Endgame is a deeply philosophical and psychological play, which means – as with most of Beckett’s works – it’s notoriously difficult to pull off, especially in a large West End theatre where audiences tend to have a less trained ear than those that migrate to the Fringe theatres. Patrick Stewart and Ian McKellan managed it marvellously in the recent Godot, but this is owing to their mighty experience and unusually strong acting ability.

Mark Rylance and Simon McBurney, by contrast, struggle to wholly grasp their roles. Rylance plays Hamm as a sarcastic, attention-seeking retired actor, although he barely looks old enough to be at this point of nostalgic self-reflection. He is sardonic to the extreme that he mocks Beckett’s very writing and his character’s affectation, which makes us think that Hamm doesn’t take himself, or life, that seriously. Limp-legged in his grand wheelchair, Rylance plays Hamm as nevertheless very mobile from the waist up, contorting in his chair like a stubborn weed that is trying to grow around annoyingly heavy rocks. His extreme fluctuation in vocal projection feels at times too abrupt and obstructs the music and potency of Beckett’s dialogue. Simon McBurney as Clov, on the other hand, gets off to a rip-roaring start with a hilariously executed physical sequence, made funnier by his character’s apparent forgetfulness, which leads to multiple painstaking repetitions. Repeatedly climbing a ladder while accommodating a gammy leg in order to see out of the high windows, McBurney (who also directs this production) immediately captures the futility of Clov’s now fading existence. Popping out of two dustbins are Hamm’s parents: Tom Hickey as Nagg and Miriam Margolis as Nell, the latter who is like a dopey fly, very occasionally buzzing, but essentially preparing itself for death. By contrast, Ned fizzes with angry life, rotating furiously in his bin like a toy that has been wound up too tight and barking in frustration at Hamm.

All of the play’s characters have mobility issues, which lead to a powerlessness and dependence on others. As Clov says, he can’t sit down and Hamm can’t stand up. Interestingly though, it is only Clov who has no real dependence on the other characters – he brings biscuits for the bin folk and attends to the blind Hamm as a carer. He also provides the only commentary on the outside world from his ladder vantage point, and so slants the perception of the other characters. Therefore, the only dependence that Clov suffers from is psychological and, as a result, the most puzzling, as he himself acknowledges: why does he continue to obey Hamm? Clov gives no answer.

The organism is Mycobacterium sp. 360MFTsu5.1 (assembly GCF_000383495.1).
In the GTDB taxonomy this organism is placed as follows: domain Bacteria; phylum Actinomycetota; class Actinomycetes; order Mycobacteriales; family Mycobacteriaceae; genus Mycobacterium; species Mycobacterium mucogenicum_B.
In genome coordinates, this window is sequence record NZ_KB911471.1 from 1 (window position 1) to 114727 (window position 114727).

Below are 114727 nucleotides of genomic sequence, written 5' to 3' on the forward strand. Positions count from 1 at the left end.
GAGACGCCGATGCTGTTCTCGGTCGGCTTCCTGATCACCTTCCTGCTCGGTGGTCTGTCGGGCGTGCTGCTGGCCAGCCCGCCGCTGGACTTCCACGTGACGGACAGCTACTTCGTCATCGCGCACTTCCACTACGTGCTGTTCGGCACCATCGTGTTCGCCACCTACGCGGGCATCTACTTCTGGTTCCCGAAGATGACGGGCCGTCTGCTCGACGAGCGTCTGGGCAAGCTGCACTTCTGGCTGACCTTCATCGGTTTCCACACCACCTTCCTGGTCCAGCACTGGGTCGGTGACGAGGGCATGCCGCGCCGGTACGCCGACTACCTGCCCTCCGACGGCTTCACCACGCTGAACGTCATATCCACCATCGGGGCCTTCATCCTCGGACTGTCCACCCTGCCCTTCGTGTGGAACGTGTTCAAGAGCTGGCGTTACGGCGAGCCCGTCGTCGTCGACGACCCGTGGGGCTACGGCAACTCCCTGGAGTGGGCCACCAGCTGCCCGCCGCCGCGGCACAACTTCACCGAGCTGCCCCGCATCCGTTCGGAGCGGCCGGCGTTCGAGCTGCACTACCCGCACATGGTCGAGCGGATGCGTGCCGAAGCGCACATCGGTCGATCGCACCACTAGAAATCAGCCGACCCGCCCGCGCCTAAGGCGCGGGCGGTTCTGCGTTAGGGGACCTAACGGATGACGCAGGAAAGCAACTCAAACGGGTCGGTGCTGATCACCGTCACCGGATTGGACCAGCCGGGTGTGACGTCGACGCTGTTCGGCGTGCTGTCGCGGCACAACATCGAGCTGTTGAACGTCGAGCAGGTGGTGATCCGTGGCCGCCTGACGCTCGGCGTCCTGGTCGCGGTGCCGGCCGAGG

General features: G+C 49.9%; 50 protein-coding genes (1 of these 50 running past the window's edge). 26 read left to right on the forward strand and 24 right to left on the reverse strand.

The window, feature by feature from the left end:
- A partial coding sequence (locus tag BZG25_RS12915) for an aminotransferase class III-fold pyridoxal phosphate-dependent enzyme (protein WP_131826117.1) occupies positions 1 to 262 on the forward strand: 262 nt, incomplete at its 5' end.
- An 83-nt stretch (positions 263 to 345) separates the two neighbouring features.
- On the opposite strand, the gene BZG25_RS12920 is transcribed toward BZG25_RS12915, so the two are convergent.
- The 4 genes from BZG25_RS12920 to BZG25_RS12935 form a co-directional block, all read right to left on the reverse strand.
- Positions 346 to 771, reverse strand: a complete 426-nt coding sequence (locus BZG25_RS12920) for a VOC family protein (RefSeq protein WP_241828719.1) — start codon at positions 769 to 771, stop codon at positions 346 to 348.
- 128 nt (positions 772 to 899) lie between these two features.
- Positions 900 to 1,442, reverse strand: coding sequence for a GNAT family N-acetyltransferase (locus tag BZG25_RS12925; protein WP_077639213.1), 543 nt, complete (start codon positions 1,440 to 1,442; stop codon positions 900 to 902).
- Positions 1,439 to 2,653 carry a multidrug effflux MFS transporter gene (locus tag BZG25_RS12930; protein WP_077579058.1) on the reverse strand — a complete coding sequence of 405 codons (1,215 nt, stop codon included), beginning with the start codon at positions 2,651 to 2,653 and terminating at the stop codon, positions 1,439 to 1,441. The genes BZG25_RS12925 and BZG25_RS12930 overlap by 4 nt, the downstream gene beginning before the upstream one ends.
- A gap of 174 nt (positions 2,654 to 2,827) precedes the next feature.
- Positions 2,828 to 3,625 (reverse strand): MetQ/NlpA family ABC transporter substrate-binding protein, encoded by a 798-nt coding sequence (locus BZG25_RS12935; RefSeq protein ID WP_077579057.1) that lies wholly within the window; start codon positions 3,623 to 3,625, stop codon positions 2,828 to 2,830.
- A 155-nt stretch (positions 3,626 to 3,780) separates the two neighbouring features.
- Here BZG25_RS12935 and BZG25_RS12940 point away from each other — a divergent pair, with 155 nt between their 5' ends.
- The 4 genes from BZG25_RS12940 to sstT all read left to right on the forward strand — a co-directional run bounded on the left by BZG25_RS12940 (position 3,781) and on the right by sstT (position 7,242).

With this in mind, I felt the psychological complexity is absent from McBurney’s performance, though he is undoubtedly endearing and, at times, breaks into tantrums of frustration. Why do people stay if they don’t have to? Most of Beckett’s characters suffer from this phenomenon; the others are physically stuck in situations and simply cannot go.

This is a well-attempted production, in which the cavernous stage of the Duchess Theatre is effectively used to capture the absurd cesspit in which son keeps father and mother in dustbins, while he pisses himself in his chair, tells anecdotes about his past, and begs for his painkillers. But the two main actors need to stop over-acting and have a deeper investigation into what Beckett is actually doing in this notoriously difficult play. That way, we may come a little closer to understanding it.